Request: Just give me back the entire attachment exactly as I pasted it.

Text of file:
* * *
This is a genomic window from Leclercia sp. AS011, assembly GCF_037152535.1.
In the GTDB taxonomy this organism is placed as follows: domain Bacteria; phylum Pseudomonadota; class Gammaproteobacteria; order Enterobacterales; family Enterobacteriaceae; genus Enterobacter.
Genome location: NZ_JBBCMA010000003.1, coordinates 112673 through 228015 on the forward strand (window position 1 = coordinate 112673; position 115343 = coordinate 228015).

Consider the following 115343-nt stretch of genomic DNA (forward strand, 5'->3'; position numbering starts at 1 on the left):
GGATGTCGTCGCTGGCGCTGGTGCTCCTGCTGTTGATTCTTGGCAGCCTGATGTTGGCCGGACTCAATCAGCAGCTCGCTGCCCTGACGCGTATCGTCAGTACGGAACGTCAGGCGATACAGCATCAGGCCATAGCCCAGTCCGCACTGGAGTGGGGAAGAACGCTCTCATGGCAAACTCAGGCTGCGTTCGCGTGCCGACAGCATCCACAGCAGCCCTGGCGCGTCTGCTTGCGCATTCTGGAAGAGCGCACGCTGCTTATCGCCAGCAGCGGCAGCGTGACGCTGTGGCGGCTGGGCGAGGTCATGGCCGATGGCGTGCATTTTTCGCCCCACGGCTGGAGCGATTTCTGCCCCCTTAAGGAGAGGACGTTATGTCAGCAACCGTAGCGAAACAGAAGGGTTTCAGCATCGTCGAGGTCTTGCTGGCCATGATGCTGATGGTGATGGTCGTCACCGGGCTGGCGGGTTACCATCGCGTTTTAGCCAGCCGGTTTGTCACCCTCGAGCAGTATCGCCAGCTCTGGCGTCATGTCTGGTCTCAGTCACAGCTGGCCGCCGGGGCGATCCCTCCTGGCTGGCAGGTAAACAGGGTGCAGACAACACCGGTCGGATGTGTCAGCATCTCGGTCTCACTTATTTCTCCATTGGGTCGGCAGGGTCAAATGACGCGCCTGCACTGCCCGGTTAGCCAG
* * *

This is a genomic window from Leclercia sp. AS011, assembly GCF_037152535.1.
In the GTDB taxonomy this organism is placed as follows: domain Bacteria; phylum Pseudomonadota; class Gammaproteobacteria; order Enterobacterales; family Enterobacteriaceae; genus Enterobacter.
Genome location: NZ_JBBCMA010000003.1, coordinates 112673 through 228015 on the forward strand (window position 1 = coordinate 112673; position 115343 = coordinate 228015).

Consider the following 115343-nt stretch of genomic DNA (forward strand, 5'->3'; position numbering starts at 1 on the left):
GGATGTCGTCGCTGGCGCTGGTGCTCCTGCTGTTGATTCTTGGCAGCCTGATGTTGGCCGGACTCAATCAGCAGCTCGCTGCCCTGACGCGTATCGTCAGTACGGAACGTCAGGCGATACAGCATCAGGCCATAGCCCAGTCCGCACTGGAGTGGGGAAGAACGCTCTCATGGCAAACTCAGGCTGCGTTCGCGTGCCGACAGCATCCACAGCAGCCCTGGCGCGTCTGCTTGCGCATTCTGGAAGAGCGCACGCTGCTTATCGCCAGCAGCGGCAGCGTGACGCTGTGGCGGCTGGGCGAGGTCATGGCCGATGGCGTGCATTTTTCGCCCCACGGCTGGAGCGATTTCTGCCCCCTTAAGGAGAGGACGTTATGTCAGCAACCGTAGCGAAACAGAAGGGTTTCAGCATCGTCGAGGTCTTGCTGGCCATGATGCTGATGGTGATGGTCGTCACCGGGCTGGCGGGTTACCATCGCGTTTTAGCCAGCCGGTTTGTCACCCTCGAGCAGTATCGCCAGCTCTGGCGTCATGTCTGGTCTCAGTCACAGCTGGCCGCCGGGGCGATCCCTCCTGGCTGGCAGGTAAACAGGGTGCAGACAACACCGGTCGGATGTGTCAGCATCTCGGTCTCACTTATTTCTCCATTGGGTCGGCAGGGTCAAATGACGCGCCTGCACTGCCCGGTTAGCCAG